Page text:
It seems astounding to me that such a big company wouldn’t put more time into sensible image compression/resizing, or perhaps they have and I am catching exceptions. The blocky artifacts I’ve written about being associated with the algorithm on this blog before are evident. Even with the third example included, where the image was resized to 20% of it’s sized before compression applied produces a much better result qualitatively, even with the smaller pixel count upon redownload of the latter.

Whilst whatever algorithm they are using is likely directed towards smartphone camera users it still seems like an oversight by the developers. Hopefully WordPress doesn’t apply a similar type of compression when I post this now!

Reflecting on Wavelength

Two years ago I agreed to join the committee of a professional body known as the Remote Sensing and Photogrammetry Society (RSPSoc), a professional body whose remit is to promote and educate its members and the public on advancements in Remote Sensing Science. When I signed up to join as the Wavelength representative, I admittedly knew very little about not only how this society operated, but societies in general, and what their function was in the greater scope of progress of Science. I took on the role knowing I’d have to learn fast, and, after a two year lead period, host a conference focusing on Remote Sensing and Photogrammetry, which would serve to bring early career researchers from both academia and industry together to discuss the latest advancements in RSP Science.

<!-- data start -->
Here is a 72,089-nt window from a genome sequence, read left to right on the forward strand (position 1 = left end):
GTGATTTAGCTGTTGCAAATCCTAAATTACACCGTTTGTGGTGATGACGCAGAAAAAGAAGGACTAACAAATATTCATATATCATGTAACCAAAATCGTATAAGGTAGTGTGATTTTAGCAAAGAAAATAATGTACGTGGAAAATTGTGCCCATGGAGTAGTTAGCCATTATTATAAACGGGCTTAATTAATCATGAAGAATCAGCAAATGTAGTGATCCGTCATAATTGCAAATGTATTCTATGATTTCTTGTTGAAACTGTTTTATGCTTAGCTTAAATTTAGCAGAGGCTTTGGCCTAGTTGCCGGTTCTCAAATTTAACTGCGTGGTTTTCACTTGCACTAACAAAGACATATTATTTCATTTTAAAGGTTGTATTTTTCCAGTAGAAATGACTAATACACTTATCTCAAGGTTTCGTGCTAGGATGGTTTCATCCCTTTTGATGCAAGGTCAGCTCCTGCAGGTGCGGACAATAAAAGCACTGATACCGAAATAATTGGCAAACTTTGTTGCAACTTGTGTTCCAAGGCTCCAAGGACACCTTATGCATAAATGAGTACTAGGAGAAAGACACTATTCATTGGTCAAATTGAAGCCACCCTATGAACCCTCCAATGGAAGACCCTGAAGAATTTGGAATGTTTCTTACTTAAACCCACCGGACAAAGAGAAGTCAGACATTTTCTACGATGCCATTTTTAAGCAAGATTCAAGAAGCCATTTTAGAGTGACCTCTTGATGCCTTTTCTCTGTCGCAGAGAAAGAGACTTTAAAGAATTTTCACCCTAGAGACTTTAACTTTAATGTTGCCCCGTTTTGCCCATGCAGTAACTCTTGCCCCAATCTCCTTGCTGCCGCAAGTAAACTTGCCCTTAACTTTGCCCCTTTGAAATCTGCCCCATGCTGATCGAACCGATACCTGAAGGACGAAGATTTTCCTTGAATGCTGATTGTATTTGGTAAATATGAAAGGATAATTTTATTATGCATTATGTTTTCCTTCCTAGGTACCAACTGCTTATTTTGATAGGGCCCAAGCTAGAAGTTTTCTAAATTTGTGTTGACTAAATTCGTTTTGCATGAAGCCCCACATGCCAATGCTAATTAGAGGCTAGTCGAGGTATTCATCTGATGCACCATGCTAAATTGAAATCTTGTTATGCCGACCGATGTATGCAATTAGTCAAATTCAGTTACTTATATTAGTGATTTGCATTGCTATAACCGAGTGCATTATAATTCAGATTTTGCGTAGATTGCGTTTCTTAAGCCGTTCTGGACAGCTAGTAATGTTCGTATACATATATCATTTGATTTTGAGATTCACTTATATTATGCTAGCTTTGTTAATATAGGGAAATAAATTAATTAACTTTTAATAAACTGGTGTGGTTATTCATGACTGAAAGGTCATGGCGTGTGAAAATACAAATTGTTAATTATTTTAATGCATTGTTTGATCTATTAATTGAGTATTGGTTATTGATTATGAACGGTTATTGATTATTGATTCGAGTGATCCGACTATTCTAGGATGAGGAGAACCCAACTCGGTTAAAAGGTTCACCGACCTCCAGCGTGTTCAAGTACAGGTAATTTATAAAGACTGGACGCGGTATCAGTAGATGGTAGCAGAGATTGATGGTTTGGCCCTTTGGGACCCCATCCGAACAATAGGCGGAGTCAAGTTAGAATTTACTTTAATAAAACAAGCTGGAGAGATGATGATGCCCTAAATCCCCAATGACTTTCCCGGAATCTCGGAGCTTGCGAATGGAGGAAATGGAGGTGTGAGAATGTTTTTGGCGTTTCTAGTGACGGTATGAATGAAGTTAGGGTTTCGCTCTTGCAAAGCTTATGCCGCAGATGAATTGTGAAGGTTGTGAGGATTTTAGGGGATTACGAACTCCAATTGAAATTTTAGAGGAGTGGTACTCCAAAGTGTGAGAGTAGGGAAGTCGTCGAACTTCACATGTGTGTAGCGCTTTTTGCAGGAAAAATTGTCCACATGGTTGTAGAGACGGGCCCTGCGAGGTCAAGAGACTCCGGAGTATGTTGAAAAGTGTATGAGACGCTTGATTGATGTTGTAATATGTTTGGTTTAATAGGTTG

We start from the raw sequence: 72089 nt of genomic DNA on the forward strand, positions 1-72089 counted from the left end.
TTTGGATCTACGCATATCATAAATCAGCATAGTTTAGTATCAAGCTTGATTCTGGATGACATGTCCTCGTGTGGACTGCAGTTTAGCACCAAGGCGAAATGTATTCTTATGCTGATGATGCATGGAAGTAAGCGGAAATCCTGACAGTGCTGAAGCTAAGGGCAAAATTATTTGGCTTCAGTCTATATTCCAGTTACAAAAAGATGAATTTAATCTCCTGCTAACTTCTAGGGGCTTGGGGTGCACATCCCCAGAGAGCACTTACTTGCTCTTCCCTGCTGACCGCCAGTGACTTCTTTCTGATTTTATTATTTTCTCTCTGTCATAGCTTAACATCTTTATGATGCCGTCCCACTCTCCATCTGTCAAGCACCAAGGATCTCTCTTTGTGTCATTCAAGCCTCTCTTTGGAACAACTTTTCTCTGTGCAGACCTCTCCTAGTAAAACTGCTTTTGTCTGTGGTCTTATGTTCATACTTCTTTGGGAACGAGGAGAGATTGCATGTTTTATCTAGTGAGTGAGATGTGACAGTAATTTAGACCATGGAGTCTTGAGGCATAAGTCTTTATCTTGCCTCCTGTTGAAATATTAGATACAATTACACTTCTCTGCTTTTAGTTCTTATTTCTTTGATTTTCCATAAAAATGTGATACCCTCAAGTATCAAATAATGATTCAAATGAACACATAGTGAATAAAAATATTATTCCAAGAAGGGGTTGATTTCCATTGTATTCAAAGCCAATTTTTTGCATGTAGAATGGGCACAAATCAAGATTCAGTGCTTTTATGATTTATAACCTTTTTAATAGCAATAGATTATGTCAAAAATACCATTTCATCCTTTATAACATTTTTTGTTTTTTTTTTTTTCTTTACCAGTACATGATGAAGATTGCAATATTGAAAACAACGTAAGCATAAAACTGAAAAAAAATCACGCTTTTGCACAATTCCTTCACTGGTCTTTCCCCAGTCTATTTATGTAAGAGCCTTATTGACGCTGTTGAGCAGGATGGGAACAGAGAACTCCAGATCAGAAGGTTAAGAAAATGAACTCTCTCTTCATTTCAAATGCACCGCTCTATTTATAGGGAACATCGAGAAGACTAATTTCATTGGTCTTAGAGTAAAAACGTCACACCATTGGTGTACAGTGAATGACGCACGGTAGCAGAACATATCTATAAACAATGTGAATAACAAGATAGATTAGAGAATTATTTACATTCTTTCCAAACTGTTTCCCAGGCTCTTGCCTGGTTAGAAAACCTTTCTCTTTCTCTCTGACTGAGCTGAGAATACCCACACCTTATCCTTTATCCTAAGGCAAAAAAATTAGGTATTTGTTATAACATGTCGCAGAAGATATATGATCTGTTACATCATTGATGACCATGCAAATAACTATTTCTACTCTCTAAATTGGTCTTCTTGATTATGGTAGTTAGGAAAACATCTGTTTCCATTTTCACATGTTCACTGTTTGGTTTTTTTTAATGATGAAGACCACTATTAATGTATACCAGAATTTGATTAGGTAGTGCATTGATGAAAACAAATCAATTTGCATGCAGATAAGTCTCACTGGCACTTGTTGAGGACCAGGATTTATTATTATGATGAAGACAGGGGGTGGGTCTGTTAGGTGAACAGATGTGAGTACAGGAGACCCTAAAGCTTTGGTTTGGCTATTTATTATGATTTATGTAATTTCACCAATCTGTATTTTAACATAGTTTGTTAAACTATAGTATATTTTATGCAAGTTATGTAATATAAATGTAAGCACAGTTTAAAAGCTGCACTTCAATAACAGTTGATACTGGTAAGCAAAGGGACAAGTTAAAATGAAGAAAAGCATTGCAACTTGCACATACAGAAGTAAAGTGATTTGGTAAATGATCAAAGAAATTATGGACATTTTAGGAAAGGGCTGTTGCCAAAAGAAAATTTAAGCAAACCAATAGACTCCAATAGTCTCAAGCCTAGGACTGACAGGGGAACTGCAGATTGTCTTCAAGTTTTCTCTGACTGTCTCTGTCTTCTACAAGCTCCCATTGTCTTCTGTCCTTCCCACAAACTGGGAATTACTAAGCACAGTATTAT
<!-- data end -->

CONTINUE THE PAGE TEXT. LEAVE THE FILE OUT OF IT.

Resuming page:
The first Wavelength conference I attended way back in 2015 was at Newcastle, a few months after my first conference experience at the 2014 GRSG meeting in London, just two months after starting my project.